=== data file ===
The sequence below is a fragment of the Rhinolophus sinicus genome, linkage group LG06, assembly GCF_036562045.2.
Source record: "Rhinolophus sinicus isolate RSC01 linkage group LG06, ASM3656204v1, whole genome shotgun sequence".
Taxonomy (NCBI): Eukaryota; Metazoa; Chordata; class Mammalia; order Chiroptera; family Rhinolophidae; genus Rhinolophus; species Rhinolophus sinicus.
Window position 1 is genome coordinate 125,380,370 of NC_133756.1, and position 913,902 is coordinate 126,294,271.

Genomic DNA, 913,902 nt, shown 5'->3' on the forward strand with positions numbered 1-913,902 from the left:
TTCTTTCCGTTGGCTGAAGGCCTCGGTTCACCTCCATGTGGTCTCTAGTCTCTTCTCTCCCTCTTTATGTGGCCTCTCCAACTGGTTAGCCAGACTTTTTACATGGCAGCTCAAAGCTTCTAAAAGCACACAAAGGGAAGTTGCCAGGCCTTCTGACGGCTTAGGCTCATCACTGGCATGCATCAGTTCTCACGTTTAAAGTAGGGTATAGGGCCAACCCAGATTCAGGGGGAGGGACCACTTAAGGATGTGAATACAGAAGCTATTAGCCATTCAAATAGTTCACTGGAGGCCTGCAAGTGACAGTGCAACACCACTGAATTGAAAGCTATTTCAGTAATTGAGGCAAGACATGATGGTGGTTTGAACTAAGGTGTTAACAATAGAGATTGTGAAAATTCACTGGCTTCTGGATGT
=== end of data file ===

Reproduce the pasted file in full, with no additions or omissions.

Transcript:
The sequence below is a fragment of the Rhinolophus sinicus genome, linkage group LG06, assembly GCF_036562045.2.
Source record: "Rhinolophus sinicus isolate RSC01 linkage group LG06, ASM3656204v1, whole genome shotgun sequence".
Taxonomy (NCBI): Eukaryota; Metazoa; Chordata; class Mammalia; order Chiroptera; family Rhinolophidae; genus Rhinolophus; species Rhinolophus sinicus.
Window position 1 is genome coordinate 125,380,370 of NC_133756.1, and position 913,902 is coordinate 126,294,271.

Genomic DNA, 913,902 nt, shown 5'->3' on the forward strand with positions numbered 1-913,902 from the left:
TTCTTTCCGTTGGCTGAAGGCCTCGGTTCACCTCCATGTGGTCTCTAGTCTCTTCTCTCCCTCTTTATGTGGCCTCTCCAACTGGTTAGCCAGACTTTTTACATGGCAGCTCAAAGCTTCTAAAAGCACACAAAGGGAAGTTGCCAGGCCTTCTGACGGCTTAGGCTCATCACTGGCATGCATCAGTTCTCACGTTTAAAGTAGGGTATAGGGCCAACCCAGATTCAGGGGGAGGGACCACTTAAGGATGTGAATACAGAAGCTATTAGCCATTCAAATAGTTCACTGGAGGCCTGCAAGTGACAGTGCAACACCACTGAATTGAAAGCTATTTCAGTAATTGAGGCAAGACATGATGGTGGTTTGAACTAAGGTGTTAACAATAGAGATTGTGAAAATTCACTGGCTTCTGGATGT